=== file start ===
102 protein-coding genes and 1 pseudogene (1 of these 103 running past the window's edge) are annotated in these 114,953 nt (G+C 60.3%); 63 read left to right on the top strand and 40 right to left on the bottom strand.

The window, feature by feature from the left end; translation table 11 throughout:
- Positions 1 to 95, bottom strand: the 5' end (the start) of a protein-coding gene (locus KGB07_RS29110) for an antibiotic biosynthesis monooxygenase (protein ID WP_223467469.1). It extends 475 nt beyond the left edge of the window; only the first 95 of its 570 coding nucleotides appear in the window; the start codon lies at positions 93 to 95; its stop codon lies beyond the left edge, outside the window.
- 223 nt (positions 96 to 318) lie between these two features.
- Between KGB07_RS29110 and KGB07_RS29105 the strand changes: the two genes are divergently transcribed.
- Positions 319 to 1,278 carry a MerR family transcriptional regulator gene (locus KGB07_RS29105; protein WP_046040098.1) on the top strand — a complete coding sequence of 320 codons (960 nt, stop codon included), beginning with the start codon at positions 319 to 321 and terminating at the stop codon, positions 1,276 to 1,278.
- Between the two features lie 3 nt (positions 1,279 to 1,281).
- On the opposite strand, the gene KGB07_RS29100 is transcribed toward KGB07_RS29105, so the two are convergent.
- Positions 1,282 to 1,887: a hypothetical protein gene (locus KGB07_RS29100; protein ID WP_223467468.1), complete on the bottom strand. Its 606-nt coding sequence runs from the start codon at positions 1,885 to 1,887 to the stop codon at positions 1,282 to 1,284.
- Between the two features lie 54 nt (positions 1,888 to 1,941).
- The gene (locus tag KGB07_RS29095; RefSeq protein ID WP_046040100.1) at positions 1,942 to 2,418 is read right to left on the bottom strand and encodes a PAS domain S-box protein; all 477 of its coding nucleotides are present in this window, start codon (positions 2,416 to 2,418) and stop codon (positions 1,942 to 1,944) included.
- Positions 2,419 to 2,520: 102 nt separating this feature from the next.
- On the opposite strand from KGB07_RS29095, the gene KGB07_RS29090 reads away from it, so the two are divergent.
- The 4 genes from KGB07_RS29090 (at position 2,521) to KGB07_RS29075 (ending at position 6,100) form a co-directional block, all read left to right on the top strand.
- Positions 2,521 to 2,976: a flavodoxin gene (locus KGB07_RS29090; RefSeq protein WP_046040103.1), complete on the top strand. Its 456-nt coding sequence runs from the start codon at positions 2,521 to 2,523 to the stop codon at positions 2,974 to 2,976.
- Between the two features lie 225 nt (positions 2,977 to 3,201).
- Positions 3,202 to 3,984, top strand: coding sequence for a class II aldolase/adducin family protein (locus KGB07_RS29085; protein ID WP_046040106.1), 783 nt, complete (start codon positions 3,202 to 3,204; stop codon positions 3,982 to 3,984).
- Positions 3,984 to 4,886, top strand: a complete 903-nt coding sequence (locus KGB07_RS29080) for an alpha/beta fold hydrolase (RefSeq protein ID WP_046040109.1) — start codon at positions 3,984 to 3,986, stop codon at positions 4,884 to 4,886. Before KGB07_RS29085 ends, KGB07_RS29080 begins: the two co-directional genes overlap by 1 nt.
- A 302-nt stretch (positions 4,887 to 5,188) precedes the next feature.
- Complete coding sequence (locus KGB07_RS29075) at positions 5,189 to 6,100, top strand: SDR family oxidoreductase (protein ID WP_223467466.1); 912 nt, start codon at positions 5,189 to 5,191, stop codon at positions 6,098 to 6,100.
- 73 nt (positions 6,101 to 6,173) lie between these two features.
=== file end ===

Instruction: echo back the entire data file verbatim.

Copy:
102 protein-coding genes and 1 pseudogene (1 of these 103 running past the window's edge) are annotated in these 114,953 nt (G+C 60.3%); 63 read left to right on the top strand and 40 right to left on the bottom strand.

The window, feature by feature from the left end; translation table 11 throughout:
- Positions 1 to 95, bottom strand: the 5' end (the start) of a protein-coding gene (locus KGB07_RS29110) for an antibiotic biosynthesis monooxygenase (protein ID WP_223467469.1). It extends 475 nt beyond the left edge of the window; only the first 95 of its 570 coding nucleotides appear in the window; the start codon lies at positions 93 to 95; its stop codon lies beyond the left edge, outside the window.
- 223 nt (positions 96 to 318) lie between these two features.
- Between KGB07_RS29110 and KGB07_RS29105 the strand changes: the two genes are divergently transcribed.
- Positions 319 to 1,278 carry a MerR family transcriptional regulator gene (locus KGB07_RS29105; protein WP_046040098.1) on the top strand — a complete coding sequence of 320 codons (960 nt, stop codon included), beginning with the start codon at positions 319 to 321 and terminating at the stop codon, positions 1,276 to 1,278.
- Between the two features lie 3 nt (positions 1,279 to 1,281).
- On the opposite strand, the gene KGB07_RS29100 is transcribed toward KGB07_RS29105, so the two are convergent.
- Positions 1,282 to 1,887: a hypothetical protein gene (locus KGB07_RS29100; protein ID WP_223467468.1), complete on the bottom strand. Its 606-nt coding sequence runs from the start codon at positions 1,885 to 1,887 to the stop codon at positions 1,282 to 1,284.
- Between the two features lie 54 nt (positions 1,888 to 1,941).
- The gene (locus tag KGB07_RS29095; RefSeq protein ID WP_046040100.1) at positions 1,942 to 2,418 is read right to left on the bottom strand and encodes a PAS domain S-box protein; all 477 of its coding nucleotides are present in this window, start codon (positions 2,416 to 2,418) and stop codon (positions 1,942 to 1,944) included.
- Positions 2,419 to 2,520: 102 nt separating this feature from the next.
- On the opposite strand from KGB07_RS29095, the gene KGB07_RS29090 reads away from it, so the two are divergent.
- The 4 genes from KGB07_RS29090 (at position 2,521) to KGB07_RS29075 (ending at position 6,100) form a co-directional block, all read left to right on the top strand.
- Positions 2,521 to 2,976: a flavodoxin gene (locus KGB07_RS29090; RefSeq protein WP_046040103.1), complete on the top strand. Its 456-nt coding sequence runs from the start codon at positions 2,521 to 2,523 to the stop codon at positions 2,974 to 2,976.
- Between the two features lie 225 nt (positions 2,977 to 3,201).
- Positions 3,202 to 3,984, top strand: coding sequence for a class II aldolase/adducin family protein (locus KGB07_RS29085; protein ID WP_046040106.1), 783 nt, complete (start codon positions 3,202 to 3,204; stop codon positions 3,982 to 3,984).
- Positions 3,984 to 4,886, top strand: a complete 903-nt coding sequence (locus KGB07_RS29080) for an alpha/beta fold hydrolase (RefSeq protein ID WP_046040109.1) — start codon at positions 3,984 to 3,986, stop codon at positions 4,884 to 4,886. Before KGB07_RS29085 ends, KGB07_RS29080 begins: the two co-directional genes overlap by 1 nt.
- A 302-nt stretch (positions 4,887 to 5,188) precedes the next feature.
- Complete coding sequence (locus KGB07_RS29075) at positions 5,189 to 6,100, top strand: SDR family oxidoreductase (protein ID WP_223467466.1); 912 nt, start codon at positions 5,189 to 5,191, stop codon at positions 6,098 to 6,100.
- 73 nt (positions 6,101 to 6,173) lie between these two features.